CAMPER

Study Summary

The University of British Columbia and the Rick Hansen Institute have collaborated to implement the multicenter study, CAMPER. Approximately 100 patients (15 at the University of California, San Francisco) with acute traumatic cervical and thoracic spinal cord injuries (SCI) are anticipated to enroll within 48 hours of their injury. The purpose of this study is to enhance neurologic outcome of individuals with SCI by improving acute clinical care and to establish biomarkers of injury severity. A lumbar intrathecal catheter will be inserted pre-operatively for the measurement of intrathecal pressure (ITP) and the collection of cerebrospinal fluid (CSF) samples. Spinal cord perfusion pressure (SCPP) will be calculated as the difference between mean arterial pressure (MAP) and the ITP.

CSF samples will be obtained from the intrathecal catheter to analyze the expression of the following biochemical markers: including interleukin (IL)-6, IL-8,  monocyte chemo-attractant protein (MCP)-1, glial fibrillary acidic protein (GFAP), S100B, and tau.  The objectives of this aspect of the study will be twofold. First, we will evaluate the accuracy of these inflammatory and neuronal markers at classifying the initial severity of paralysis and at predicting the extent of neurologic recovery. Second, we aim to characterize the temporal pattern of expression of these proteins to provide a more complete description of the human pathophysiology of SCI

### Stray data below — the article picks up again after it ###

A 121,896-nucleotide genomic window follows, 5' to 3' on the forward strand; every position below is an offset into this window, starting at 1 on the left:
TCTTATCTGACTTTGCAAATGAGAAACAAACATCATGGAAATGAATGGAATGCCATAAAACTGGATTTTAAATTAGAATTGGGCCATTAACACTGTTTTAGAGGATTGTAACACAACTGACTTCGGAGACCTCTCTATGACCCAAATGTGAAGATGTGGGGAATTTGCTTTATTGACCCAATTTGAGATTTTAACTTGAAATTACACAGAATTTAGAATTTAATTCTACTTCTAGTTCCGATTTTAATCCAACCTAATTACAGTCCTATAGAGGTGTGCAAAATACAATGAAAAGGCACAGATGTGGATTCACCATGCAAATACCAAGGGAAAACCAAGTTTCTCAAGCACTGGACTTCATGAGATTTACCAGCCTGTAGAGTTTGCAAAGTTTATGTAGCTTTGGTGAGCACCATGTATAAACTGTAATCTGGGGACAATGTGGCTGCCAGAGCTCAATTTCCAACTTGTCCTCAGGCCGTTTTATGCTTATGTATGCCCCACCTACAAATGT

Study Sites

  • Hamilton Health Sciences Centre
  • Hôpital du Sacré-Coeur
  • London Health Sciences Centre - Victoria Campus
  • Stanford University Medical Center
  • QEII HEalth Sciences Centre
  • Vancouver General Hospital
  • Hôpital du Sacré-Coeur
  • University of California, San Francisco: Zuckerberg San Francisco General Hospital 

What is involved? 

  • ​Access to the patient's hospilitizaiton records for the SCI visit. 
  • Intrathecal lumbar drain that will remain inserted for a maximum 5 days. 
  • CSF samples will be collected 3 times a day for the duration of drain insertion. 
  • Blood samples will be collected 3 times a day for the first 5 days of drain insertion. 
  • International Standard for Neurological Classification of Spinal Cord Injury (ISNCSCI) motor and sensory assessments conducted at key timepoints during the patient's hospital stay, 3 months, 6 months, and 12 months post-injury. 
  • Pain assessment questionnaires in hospital, 3 months, 6 months, and 12 months post-injury. 

Who can participate?

  • Male or Female ≥17
  • Complete (AIS A) or incomplete (AIS B,C) acute SCI involving bony spinal levels between C0 and L1.
  • Blunt (non-penetrating) SCI treated either surgically or non-surgically.
  • Patient is admitted less than 48 hours from time of injury (must insert lumbar intrathecal catheter within 48 hours of injury).
  • English speaking
  • Willing and able to provide informed consent.